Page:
Thursday, 6 August 2015

Fantastic Four

WRITTEN BY: Simon Kinberg, Jeremy Slater, Josh Trank
DIRECTED BY: Josh Trank
STARRING: Miles Teller, Kate Mara, Michael B. Jordan, Jamie Bell, Toby Kebbell
RATING: 2.5 stars

SYNOPSIS:
Reed Richards (Miles Teller) is a genius while his best friend Ben Grimm (Jamie Bell) is the muscle. As children, they create a teleporting machine but no one believes them except Dr Franklin Storm (Reg E. Cathey) and his adopted daughter Sue (Kate Mara). So, Reed begins working at the Baxter Foundation with the pair alongside reclusive brainiac Victor von Doom (Toby Kebbell), who invented teleportation first before Reed created an even better machine, and Dr Storm's biological son Johnny (Michael B. Jordan), who is smart but also a hothead. After they get the machine to work, Reed leads Ben, Victor and Johnny on a mission to visit another dimension using the machine. Of course, it all goes horribly wrong and leaves Reed, Ben, Johnny and Sue with unique powers, while Victor goes missing and is presumed dead. The Fantastic Four must then learn to best use their powers until they can figure out a way to cure themselves.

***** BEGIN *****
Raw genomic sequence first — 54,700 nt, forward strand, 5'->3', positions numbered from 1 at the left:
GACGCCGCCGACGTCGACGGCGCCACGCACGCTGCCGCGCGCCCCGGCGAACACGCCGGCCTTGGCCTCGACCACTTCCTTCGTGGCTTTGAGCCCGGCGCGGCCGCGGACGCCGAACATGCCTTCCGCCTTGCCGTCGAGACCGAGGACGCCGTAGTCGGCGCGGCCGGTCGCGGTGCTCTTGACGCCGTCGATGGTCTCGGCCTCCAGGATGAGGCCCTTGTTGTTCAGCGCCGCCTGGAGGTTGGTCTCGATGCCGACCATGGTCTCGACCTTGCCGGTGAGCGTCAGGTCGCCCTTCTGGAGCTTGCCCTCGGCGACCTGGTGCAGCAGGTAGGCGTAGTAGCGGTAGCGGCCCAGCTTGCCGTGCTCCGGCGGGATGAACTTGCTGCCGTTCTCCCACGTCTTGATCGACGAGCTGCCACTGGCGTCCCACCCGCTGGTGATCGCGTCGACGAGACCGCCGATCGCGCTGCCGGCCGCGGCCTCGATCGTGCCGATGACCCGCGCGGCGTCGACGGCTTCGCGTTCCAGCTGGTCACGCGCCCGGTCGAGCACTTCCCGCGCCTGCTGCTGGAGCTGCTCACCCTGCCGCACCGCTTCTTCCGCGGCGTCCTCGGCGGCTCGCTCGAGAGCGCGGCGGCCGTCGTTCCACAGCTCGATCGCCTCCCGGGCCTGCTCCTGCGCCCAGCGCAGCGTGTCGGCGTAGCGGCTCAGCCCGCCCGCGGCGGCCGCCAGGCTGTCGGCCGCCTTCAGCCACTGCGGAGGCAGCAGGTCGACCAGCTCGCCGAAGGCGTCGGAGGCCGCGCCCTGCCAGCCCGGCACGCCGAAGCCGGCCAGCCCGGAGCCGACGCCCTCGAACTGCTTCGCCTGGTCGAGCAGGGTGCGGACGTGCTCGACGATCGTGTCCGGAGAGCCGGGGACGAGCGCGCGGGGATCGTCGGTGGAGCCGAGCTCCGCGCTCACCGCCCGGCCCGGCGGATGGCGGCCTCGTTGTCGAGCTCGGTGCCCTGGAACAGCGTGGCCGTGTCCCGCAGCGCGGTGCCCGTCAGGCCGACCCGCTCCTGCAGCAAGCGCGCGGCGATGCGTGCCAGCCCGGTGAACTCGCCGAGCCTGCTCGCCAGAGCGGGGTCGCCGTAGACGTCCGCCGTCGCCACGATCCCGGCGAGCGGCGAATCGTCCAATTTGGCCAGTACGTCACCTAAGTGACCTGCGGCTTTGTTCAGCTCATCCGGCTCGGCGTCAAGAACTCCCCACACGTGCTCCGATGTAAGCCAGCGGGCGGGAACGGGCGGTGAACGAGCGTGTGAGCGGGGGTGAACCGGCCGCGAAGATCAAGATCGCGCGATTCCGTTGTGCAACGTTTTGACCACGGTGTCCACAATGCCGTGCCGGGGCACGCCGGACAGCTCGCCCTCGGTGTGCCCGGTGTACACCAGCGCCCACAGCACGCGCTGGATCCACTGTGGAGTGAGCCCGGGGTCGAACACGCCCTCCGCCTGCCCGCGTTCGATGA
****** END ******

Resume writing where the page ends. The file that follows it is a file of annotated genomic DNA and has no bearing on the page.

It is difficult to pinpoint where and how Fantastic Four went wrong. It has all the ingredients of a good superhero film – a solid young cast, a decent storyline and intriguing characters. Yet, the film is very slow to get started, and as a reboot, it offers very little excitement or originality from what we saw in the 2005 film led by Ioan Gruffard as Reed. Perhaps Fantastic Four takes itself too seriously because there are only a few laughs and way too much personal drama. The complex relationship between Reed and Ben is the most convincing and interesting, but even that eventually becomes boring. In fact, so much time is spent on character development, which is usually a good thing, but in this case means the action is all rushed at the end. The effects were also hit and miss, and there was some terrible dialogue. The final scene will forever be burned in my mind as an embarrassment to scriptwriting. A lot of people were critical of the 2005 and 2007 films, but they were more enjoyable than this reboot. I cannot imagine many viewers will be keen for a sequel, but we may have to endure one anyway. 


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